How it works
Pyrography is an ancient art form, dating back to the earliest histories of most cultures. The word itself means “writing with fire,” stemming from the Greek words “pur” (fire) and “graphos” (writing). Many believe this stems from cavemen pulling charred sticks from the fire to draw pictograms.
Of course, the practice has come a long way since then. I use a hot-wire tool, heated anywhere from 340°F (170°C) to 1400°F (745°C), to etch and burn into the surface of woods and leathers. Not only is it faster and easier to do detail work with, it involves far less grunting!
My process starts with the hunt for a perfect "canvas". As far as wood goes, I look for softer boards with minimal grain and sap. Poplar, maple, birch, and basswood are my favorites—though, I've found their ply counterparts to be more cost effective and just as lovely. (This is where I should probably include a "don't try this at home" disclaimer. If you're a budding pyrographer, remember plywoods release toxic fumes if you burn through the veneer and make contact with the glue core; I wear a respirator and use a fan to draw smoke away.)
Once I find the perfect piece, it needs to be sanded until the surface is buttery smooth. Not only is sanded wood more pleasant to handle, the absence of rough grain makes for much cleaner burn lines.
Next, depending on the project, I'll either sketch something freehand in pencil or work up an outline in Photoshop. For the latter, I print it out, washi-tape it over a piece of graphite paper, and burnish important lines with a red pen (the bright color helps me keep track of what I've already covered).
With a basic shape before me, it's time to get burning! I absolutely adore my RazorTip system and the handpieces / pens I've collected thus far: a skew, a ballpoint, and two shaders. (Side note: If you're in the market, I can't recommend TreeLineUSA enough. They're knowledgeable, friendly, and have a great selection.) Anyway, this is where firsthand experience comes into play. Different woods respond to different temperature settings, different tips respond to different amounts of pressure, etc. It helps to keep notes, but each piece is unique unto itself and requires careful experimentation (usually on a scrap piece from the same board). Burns are not easily corrected—believe me.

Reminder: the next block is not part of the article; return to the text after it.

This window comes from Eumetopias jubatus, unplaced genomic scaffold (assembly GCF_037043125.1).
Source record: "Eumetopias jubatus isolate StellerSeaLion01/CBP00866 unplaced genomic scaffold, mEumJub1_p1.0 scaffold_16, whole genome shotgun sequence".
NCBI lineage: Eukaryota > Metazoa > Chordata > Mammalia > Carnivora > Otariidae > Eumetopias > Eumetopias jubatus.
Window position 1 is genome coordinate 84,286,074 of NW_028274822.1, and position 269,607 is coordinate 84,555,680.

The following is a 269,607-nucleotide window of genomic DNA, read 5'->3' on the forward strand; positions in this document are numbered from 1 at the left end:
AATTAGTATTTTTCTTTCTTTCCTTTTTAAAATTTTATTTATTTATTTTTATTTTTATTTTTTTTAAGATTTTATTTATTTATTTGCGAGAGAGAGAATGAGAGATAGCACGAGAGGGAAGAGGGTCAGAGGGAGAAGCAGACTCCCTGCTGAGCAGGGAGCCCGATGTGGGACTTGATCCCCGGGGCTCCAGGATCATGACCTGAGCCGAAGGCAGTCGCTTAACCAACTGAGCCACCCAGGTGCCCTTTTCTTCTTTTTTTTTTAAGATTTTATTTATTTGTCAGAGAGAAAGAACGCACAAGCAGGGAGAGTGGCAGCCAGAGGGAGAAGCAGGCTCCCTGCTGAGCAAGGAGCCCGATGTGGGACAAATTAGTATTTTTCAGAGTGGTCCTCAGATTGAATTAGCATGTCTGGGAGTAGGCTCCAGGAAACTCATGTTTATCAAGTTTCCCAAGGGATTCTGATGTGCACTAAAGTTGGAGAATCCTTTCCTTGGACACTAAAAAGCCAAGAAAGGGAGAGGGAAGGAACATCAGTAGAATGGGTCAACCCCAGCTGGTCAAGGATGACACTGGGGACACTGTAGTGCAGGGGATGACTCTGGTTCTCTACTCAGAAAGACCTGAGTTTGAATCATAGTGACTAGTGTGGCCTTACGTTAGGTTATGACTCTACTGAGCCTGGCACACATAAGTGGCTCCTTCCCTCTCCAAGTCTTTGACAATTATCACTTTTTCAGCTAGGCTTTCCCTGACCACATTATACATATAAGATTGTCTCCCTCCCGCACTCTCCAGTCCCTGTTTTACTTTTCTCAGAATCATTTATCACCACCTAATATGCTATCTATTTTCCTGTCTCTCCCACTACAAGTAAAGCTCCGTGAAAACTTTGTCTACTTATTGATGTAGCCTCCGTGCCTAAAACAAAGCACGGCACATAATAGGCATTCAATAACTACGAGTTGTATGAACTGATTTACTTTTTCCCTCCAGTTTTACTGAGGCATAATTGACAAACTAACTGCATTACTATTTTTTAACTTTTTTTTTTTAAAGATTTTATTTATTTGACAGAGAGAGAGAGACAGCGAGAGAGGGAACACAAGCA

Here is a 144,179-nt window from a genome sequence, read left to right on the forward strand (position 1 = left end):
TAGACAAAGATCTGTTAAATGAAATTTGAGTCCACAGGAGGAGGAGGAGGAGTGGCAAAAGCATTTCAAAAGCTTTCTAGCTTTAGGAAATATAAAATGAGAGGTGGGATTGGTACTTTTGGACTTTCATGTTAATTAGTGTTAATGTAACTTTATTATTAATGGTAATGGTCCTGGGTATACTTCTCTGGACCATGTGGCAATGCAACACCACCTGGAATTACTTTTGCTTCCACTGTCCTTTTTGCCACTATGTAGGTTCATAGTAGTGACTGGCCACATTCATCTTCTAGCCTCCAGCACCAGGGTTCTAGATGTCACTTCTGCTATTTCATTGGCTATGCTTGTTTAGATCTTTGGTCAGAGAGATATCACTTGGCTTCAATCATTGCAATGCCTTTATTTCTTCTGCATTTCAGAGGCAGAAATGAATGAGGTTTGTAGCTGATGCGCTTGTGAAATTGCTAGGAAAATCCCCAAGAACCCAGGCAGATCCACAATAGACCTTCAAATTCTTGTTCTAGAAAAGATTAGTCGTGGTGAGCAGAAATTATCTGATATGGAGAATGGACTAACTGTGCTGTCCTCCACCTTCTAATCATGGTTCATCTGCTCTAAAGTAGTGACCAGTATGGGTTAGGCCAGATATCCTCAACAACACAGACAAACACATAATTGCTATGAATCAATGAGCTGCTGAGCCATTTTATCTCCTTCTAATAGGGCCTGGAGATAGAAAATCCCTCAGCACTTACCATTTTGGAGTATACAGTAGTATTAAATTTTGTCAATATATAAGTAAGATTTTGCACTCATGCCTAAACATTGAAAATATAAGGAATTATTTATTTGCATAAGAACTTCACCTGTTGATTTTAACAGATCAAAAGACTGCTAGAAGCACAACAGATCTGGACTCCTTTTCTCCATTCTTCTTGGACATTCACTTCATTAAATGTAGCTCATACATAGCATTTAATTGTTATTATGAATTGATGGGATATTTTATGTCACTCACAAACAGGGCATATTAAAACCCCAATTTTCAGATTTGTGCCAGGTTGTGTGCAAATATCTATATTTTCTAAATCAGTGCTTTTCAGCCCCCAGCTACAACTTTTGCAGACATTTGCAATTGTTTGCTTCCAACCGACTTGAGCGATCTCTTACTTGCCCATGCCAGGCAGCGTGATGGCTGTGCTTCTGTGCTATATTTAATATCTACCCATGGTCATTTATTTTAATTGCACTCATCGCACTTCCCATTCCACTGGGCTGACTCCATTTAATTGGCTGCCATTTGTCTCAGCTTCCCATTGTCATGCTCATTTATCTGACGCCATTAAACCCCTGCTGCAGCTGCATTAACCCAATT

Each project varies, but for something like a pet portrait, it usually takes me about 5-12 hours of burning. From there, it's a game of "hurry up and wait," i.e. apply a coat of polyurethane, wait for it to dry, apply a second coat of polyurethane, wait for it to dry, etc. Once the piece is finally sealed, black melamine edging is carefully applied with a heat gun and filed down. (I've never seen another pyrographer use this, but I love the contrast it brings.) Finished artwork is wrapped in black tissue paper, nestled in a fitted box, and prepared for its journey to the most thoughtful gift-givers on earth (you guys)!